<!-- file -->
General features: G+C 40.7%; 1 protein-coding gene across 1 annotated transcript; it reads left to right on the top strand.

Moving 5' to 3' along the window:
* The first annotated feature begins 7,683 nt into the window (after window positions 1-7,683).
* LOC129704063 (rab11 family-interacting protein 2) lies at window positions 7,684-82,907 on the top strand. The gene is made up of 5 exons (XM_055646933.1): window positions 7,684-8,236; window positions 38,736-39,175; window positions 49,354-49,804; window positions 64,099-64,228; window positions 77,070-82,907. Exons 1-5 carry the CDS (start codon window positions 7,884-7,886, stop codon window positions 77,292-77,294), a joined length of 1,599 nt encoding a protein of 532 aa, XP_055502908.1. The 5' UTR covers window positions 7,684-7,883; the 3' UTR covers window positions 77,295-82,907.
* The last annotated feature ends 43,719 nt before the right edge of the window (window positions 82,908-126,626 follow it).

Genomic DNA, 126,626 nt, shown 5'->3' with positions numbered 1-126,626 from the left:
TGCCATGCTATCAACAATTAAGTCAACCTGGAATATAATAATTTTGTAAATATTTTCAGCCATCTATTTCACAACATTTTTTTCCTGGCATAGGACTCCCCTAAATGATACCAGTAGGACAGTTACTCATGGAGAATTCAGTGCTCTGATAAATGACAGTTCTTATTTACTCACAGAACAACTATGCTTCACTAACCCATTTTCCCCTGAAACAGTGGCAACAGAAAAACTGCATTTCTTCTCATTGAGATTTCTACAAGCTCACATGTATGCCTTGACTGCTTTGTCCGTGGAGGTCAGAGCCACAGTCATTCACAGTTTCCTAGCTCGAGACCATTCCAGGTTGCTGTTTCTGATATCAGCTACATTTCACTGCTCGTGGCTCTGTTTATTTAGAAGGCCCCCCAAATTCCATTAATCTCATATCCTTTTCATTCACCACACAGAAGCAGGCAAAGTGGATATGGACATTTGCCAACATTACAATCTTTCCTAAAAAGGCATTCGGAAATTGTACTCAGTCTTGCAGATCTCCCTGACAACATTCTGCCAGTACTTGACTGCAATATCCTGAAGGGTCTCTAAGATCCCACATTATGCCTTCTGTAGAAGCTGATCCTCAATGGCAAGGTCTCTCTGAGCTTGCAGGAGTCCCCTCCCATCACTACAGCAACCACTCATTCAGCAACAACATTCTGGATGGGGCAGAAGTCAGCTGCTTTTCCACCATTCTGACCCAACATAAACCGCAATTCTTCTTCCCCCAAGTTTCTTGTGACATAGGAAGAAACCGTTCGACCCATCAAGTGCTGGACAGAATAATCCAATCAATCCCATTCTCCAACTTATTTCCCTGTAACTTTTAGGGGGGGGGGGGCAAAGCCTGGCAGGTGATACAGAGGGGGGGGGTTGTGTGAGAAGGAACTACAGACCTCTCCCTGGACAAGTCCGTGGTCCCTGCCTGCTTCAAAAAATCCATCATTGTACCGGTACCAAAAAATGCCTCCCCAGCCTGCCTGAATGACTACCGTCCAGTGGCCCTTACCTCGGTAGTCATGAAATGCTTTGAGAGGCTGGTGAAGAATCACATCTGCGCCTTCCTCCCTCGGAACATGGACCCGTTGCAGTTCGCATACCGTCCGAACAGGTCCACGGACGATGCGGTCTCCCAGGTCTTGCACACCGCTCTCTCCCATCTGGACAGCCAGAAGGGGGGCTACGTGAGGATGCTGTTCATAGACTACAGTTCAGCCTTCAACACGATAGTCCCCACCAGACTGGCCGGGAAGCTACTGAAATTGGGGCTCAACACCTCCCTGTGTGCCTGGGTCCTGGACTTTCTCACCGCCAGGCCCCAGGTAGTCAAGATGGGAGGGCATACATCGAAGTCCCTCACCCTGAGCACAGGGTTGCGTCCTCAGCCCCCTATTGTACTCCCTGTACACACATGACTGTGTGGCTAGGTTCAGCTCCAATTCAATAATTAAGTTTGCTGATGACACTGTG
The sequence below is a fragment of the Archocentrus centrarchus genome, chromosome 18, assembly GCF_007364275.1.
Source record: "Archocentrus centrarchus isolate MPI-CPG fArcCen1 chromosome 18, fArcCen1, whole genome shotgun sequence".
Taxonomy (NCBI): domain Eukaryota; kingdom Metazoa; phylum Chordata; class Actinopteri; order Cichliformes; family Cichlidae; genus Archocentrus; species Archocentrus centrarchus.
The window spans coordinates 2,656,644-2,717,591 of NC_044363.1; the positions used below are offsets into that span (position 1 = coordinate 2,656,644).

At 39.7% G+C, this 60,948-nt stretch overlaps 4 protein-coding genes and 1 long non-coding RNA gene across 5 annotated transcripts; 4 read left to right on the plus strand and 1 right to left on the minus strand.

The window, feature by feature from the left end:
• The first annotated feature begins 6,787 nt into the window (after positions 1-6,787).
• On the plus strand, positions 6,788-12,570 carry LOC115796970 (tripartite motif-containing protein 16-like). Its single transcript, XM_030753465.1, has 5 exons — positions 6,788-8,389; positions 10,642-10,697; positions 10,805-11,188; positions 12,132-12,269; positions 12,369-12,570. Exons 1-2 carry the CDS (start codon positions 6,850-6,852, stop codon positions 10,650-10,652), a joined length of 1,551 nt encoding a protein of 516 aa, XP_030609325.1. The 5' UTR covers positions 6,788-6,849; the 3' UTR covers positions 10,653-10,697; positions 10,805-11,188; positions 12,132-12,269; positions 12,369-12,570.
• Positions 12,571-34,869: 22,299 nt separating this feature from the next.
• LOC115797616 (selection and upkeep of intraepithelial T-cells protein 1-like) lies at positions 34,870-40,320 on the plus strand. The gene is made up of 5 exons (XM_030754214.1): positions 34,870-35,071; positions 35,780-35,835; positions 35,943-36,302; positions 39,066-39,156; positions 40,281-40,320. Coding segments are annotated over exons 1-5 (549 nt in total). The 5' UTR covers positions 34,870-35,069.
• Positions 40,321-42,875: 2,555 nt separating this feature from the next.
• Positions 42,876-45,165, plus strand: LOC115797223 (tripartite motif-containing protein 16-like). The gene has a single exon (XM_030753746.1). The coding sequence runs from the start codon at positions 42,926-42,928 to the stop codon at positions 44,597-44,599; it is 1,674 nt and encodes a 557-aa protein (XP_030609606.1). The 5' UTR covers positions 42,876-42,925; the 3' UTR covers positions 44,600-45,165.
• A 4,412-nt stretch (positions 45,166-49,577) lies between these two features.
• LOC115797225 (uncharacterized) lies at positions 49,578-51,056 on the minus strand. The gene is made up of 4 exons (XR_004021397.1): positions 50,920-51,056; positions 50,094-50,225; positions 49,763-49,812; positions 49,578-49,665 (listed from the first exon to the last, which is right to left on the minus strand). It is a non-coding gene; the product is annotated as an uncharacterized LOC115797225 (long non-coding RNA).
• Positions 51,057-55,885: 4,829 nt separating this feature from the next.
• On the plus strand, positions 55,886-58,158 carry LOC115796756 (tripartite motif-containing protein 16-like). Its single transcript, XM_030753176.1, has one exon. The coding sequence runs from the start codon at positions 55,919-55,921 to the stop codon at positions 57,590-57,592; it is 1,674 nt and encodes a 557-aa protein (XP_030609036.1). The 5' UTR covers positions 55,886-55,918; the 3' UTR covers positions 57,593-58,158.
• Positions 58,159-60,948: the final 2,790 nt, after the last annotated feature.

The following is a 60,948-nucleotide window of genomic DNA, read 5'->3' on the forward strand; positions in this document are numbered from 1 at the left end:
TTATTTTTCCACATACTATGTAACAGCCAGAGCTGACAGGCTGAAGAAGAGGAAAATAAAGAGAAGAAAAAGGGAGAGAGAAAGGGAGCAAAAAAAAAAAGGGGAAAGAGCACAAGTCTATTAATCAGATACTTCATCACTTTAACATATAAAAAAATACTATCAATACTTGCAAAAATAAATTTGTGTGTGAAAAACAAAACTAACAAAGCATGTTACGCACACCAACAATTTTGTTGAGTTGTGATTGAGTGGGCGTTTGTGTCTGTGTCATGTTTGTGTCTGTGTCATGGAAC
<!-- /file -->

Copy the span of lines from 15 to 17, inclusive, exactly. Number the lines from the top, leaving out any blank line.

• On the plus strand, positions 6,788-12,570 carry LOC115796970 (tripartite motif-containing protein 16-like). Its single transcript, XM_030753465.1, has 5 exons — positions 6,788-8,389; positions 10,642-10,697; positions 10,805-11,188; positions 12,132-12,269; positions 12,369-12,570. Exons 1-2 carry the CDS (start codon positions 6,850-6,852, stop codon positions 10,650-10,652), a joined length of 1,551 nt encoding a protein of 516 aa, XP_030609325.1. The 5' UTR covers positions 6,788-6,849; the 3' UTR covers positions 10,653-10,697; positions 10,805-11,188; positions 12,132-12,269; positions 12,369-12,570.
• Positions 12,571-34,869: 22,299 nt separating this feature from the next.
• LOC115797616 (selection and upkeep of intraepithelial T-cells protein 1-like) lies at positions 34,870-40,320 on the plus strand. The gene is made up of 5 exons (XM_030754214.1): positions 34,870-35,071; positions 35,780-35,835; positions 35,943-36,302; positions 39,066-39,156; positions 40,281-40,320. Coding segments are annotated over exons 1-5 (549 nt in total). The 5' UTR covers positions 34,870-35,069.